The Benefits of Soft Hiking


Huffing, puffing, and occasional swearing are the sounds that we often think of soundtracking a hike. But on TikTok, two soothing, lilting British accented-voices are here to introduce you to a worthy new idea: Soft hiking.

Self-described “soft girls who hike” Emily Thornton and Lucy Hird are two UK-based women chronicling their journeys exploring the nature of Great Britain on their TikTok account with the philosophy that “hiking doesn’t have to be hard.”

The idea of “softness” has taken over TikTok as an aesthetic and POV. It’s about leaning into what feels good, taking time for yourself, and nourishing your body and soul. Thornton and Hird apply the soft idea to hiking, reframing the activity from a type of hyper-athletic, achievement-oriented activity, to one that’s accessible to someone with the motivation “simply to enjoy ourselves,” and so coining the term “soft hiking.”

“Soft hiking is about the pure joy of spending time in nature and moving your body,” the soft girls who hike say in an explainer video. “It’s important to take breaks, eat, and actually take in your surroundings. Make some time to go off trail and be present in the moment. There’s no need to rush.”

The soft hike is akin to the hot girl walk and the exploding popularity of walking in general as a form of movement that’s not about burning a certain amount of calories or achieving any particular aesthetic goals.

“I think it’s extraordinary,” says walking expert Joyce Shulman, the co-founder and CEO of the app 99 Walks and author of Walk Your Way to Better, 99 Walks that Will Change Your Life. “What happened during the pandemic and post-pandemic is that people are really recognizing what I call the transformative power of an intentional walking practice.”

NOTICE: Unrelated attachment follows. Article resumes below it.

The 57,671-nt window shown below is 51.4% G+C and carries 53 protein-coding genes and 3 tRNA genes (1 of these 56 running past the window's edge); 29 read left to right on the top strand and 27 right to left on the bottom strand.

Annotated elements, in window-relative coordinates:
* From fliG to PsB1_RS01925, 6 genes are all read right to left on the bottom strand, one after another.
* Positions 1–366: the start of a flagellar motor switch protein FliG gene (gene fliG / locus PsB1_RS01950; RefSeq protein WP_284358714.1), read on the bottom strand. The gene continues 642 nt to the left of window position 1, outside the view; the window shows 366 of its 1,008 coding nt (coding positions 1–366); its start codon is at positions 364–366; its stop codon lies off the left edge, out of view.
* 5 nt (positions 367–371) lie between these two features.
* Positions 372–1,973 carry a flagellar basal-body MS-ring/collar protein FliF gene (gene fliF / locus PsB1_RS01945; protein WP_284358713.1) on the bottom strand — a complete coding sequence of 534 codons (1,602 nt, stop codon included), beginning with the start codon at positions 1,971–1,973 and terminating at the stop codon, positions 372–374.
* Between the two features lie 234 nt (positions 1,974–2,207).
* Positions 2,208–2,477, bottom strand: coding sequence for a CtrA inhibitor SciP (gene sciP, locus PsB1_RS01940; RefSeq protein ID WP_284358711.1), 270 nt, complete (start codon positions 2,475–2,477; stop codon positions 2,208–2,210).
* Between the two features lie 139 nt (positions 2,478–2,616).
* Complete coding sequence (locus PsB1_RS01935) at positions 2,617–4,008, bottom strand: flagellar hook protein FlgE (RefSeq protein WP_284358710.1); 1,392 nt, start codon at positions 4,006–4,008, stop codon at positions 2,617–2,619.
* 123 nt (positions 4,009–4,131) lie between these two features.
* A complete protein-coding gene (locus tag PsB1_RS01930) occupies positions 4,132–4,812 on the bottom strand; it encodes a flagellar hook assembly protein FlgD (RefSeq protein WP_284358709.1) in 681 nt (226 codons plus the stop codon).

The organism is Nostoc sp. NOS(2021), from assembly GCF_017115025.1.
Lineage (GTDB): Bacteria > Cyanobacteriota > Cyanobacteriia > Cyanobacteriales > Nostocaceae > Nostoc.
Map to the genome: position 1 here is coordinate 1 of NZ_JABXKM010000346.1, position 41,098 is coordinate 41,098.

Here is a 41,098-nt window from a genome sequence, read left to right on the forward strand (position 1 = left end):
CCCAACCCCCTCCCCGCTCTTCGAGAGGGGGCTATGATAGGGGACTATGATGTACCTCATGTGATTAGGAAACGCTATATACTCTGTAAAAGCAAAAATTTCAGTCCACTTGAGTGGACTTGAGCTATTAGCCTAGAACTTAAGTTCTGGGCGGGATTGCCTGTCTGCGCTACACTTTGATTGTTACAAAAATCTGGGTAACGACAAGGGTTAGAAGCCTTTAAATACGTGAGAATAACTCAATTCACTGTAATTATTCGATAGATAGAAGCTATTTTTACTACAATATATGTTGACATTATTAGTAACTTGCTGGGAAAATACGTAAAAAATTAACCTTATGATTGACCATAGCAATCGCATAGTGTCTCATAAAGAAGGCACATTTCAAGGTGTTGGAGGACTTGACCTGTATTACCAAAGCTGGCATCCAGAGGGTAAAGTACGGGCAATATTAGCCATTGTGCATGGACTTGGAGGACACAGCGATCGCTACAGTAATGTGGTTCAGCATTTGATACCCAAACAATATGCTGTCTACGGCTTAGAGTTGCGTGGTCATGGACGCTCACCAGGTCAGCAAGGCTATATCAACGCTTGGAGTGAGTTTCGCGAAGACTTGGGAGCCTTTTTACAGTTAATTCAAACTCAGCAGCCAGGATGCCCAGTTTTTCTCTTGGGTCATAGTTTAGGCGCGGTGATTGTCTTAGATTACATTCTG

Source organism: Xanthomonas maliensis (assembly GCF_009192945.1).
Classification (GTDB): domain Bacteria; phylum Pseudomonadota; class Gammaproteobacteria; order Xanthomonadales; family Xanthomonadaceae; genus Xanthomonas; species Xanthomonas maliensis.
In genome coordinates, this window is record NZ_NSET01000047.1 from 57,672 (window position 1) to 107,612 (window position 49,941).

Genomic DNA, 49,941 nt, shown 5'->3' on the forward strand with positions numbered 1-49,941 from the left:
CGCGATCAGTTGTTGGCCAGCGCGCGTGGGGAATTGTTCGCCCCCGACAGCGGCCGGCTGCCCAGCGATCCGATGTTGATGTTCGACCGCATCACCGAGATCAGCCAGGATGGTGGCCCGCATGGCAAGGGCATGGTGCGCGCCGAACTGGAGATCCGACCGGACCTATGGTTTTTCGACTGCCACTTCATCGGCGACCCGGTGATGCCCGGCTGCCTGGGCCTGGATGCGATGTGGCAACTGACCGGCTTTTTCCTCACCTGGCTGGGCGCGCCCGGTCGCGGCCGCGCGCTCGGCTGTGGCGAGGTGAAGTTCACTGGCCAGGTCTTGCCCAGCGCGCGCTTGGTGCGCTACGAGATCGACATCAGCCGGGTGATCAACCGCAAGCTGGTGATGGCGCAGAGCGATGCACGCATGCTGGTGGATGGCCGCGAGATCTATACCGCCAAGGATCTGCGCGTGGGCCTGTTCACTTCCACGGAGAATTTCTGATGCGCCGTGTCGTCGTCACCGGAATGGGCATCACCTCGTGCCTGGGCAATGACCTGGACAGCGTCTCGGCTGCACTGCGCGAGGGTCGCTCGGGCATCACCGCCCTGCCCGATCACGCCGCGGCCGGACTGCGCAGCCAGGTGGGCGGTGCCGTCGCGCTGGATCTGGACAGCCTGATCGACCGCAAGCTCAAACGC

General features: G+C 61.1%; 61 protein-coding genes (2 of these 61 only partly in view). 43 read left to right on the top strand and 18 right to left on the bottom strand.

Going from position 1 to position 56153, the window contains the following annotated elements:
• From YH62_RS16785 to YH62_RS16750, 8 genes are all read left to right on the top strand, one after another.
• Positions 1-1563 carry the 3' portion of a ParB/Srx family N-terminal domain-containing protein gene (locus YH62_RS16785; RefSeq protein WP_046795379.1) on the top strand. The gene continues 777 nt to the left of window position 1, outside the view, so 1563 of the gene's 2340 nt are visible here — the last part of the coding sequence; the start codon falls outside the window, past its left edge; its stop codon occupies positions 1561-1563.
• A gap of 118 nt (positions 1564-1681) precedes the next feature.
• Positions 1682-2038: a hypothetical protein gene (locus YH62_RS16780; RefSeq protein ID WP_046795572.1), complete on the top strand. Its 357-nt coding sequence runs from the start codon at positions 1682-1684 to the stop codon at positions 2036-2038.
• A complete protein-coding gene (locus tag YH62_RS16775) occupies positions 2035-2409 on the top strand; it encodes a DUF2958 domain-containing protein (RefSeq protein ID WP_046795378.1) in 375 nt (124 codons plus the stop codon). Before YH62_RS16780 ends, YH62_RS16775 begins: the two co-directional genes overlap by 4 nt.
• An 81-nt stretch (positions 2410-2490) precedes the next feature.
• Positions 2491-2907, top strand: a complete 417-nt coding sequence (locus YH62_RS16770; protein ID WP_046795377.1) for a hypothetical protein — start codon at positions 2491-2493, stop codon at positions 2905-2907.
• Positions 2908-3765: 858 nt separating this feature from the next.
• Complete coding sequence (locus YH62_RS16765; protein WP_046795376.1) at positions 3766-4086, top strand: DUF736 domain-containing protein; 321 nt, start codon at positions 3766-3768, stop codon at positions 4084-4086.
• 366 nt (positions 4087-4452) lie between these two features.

Shulman says soft hiking has all the benefits, and then some, of that intentional walking practice. Frankly, there are too many benefits of walking to list, but some highlights include promoting longevitybone strengthcardiovascular and brain healthboosting creativity, and alleviating symptoms of depression. Walking promotes “feel good” hormones like serotonin, while lowering cortisol.

“A lot of the mental and emotional benefits, I believe, come from when we step away from our computers, our phones, our obligations, and give ourselves the opportunity to really clear our minds,” Shulman says.

Which is exactly what soft hiking does. It’s not about pushing yourself or achieving something. Maybe you’re even somewhere without cellphone service. The purpose is to appreciate your surroundings and move your body.

You can do that anywhere, whether it’s a mountain range or your own neighborhood. But being in nature has the scientifically-proven benefits of reducing stress. Soft hiking is also a form of taking “awe walks,” which have been shown to boost happiness and feelings of wellbeing.

“In order to experience an awe walk, you have to be willing to slow down enough to take it all in,” Shulman says. Taking your time just happens to be one of the tenets of soft hiking.

It might not appeal to everyone at first, especially when hiking has a rap as something difficult that’s only accessible to the hyper-fit people who can scale mountains, or privileged groups with more ready access to nature and hiking equipment. But soft hiking expands the idea of who a hiker is, so that more people can experience the activity.

“I’ve always thought that if you see yourself as a hiker, as someone who hikes, it just kind of opens up all of these opportunities to take your walk off road,” Shulman says. “Once you embrace that identity, think about all the places you can go.”

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